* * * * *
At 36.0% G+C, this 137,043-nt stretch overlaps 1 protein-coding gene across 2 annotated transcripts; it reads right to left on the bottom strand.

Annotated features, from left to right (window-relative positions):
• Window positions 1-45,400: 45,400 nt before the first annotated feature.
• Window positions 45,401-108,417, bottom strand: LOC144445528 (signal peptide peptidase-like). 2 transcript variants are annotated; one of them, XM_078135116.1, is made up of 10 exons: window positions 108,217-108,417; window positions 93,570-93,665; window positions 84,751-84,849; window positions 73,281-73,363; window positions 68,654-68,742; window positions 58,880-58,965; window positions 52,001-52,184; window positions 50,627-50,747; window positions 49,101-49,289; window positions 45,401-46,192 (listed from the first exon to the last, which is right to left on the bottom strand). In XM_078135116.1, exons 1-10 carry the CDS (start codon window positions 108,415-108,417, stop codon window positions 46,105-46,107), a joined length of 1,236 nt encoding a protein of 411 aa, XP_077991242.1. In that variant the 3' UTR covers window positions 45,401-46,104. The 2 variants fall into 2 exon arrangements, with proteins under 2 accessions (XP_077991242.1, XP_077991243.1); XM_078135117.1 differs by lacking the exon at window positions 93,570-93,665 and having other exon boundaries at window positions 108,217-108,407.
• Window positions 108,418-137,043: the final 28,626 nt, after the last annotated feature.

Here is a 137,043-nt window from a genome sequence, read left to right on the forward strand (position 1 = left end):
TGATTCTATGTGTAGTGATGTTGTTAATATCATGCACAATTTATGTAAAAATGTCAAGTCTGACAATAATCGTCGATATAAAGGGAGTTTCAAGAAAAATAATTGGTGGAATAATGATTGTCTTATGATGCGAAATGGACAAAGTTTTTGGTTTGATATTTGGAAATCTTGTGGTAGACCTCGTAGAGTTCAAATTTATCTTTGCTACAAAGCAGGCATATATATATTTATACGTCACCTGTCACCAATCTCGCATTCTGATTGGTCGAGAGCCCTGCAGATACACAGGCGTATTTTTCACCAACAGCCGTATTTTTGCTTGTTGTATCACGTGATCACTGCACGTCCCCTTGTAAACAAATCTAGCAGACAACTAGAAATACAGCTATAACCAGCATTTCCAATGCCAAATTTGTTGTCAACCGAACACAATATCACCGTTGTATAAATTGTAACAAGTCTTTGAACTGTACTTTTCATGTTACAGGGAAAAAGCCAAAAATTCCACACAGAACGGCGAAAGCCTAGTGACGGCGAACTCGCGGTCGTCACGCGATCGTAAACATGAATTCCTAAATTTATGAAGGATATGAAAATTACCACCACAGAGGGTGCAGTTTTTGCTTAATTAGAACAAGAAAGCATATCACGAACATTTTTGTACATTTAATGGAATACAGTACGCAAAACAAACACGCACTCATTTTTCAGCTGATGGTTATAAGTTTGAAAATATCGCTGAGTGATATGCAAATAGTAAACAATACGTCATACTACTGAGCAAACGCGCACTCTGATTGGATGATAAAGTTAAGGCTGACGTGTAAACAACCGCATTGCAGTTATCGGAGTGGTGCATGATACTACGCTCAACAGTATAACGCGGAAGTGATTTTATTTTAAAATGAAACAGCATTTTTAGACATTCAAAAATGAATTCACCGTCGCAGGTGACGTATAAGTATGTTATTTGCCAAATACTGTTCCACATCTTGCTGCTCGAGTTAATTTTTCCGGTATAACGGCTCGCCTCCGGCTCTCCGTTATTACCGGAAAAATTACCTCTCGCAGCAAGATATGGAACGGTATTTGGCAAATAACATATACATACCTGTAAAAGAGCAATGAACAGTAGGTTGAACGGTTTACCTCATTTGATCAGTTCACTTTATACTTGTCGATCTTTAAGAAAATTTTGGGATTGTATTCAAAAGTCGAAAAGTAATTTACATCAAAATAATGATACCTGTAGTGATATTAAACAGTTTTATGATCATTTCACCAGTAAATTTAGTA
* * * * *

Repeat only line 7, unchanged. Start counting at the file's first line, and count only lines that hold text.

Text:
TGATTCTATGTGTAGTGATGTTGTTAATATCATGCACAATTTATGTAAAAATGTCAAGTCTGACAATAATCGTCGATATAAAGGGAGTTTCAAGAAAAATAATTGGTGGAATAATGATTGTCTTATGATGCGAAATGGACAAAGTTTTTGGTTTGATATTTGGAAATCTTGTGGTAGACCTCGTAGAGTTCAAATTTATCTTTGCTACAAAGCAGGCATATATATATTTATACGTCACCTGTCACCAATCTCGCATTCTGATTGGTCGAGAGCCCTGCAGATACACAGGCGTATTTTTCACCAACAGCCGTATTTTTGCTTGTTGTATCACGTGATCACTGCACGTCCCCTTGTAAACAAATCTAGCAGACAACTAGAAATACAGCTATAACCAGCATTTCCAATGCCAAATTTGTTGTCAACCGAACACAATATCACCGTTGTATAAATTGTAACAAGTCTTTGAACTGTACTTTTCATGTTACAGGGAAAAAGCCAAAAATTCCACACAGAACGGCGAAAGCCTAGTGACGGCGAACTCGCGGTCGTCACGCGATCGTAAACATGAATTCCTAAATTTATGAAGGATATGAAAATTACCACCACAGAGGGTGCAGTTTTTGCTTAATTAGAACAAGAAAGCATATCACGAACATTTTTGTACATTTAATGGAATACAGTACGCAAAACAAACACGCACTCATTTTTCAGCTGATGGTTATAAGTTTGAAAATATCGCTGAGTGATATGCAAATAGTAAACAATACGTCATACTACTGAGCAAACGCGCACTCTGATTGGATGATAAAGTTAAGGCTGACGTGTAAACAACCGCATTGCAGTTATCGGAGTGGTGCATGATACTACGCTCAACAGTATAACGCGGAAGTGATTTTATTTTAAAATGAAACAGCATTTTTAGACATTCAAAAATGAATTCACCGTCGCAGGTGACGTATAAGTATGTTATTTGCCAAATACTGTTCCACATCTTGCTGCTCGAGTTAATTTTTCCGGTATAACGGCTCGCCTCCGGCTCTCCGTTATTACCGGAAAAATTACCTCTCGCAGCAAGATATGGAACGGTATTTGGCAAATAACATATACATACCTGTAAAAGAGCAATGAACAGTAGGTTGAACGGTTTACCTCATTTGATCAGTTCACTTTATACTTGTCGATCTTTAAGAAAATTTTGGGATTGTATTCAAAAGTCGAAAAGTAATTTACATCAAAATAATGATACCTGTAGTGATATTAAACAGTTTTATGATCATTTCACCAGTAAATTTAGTA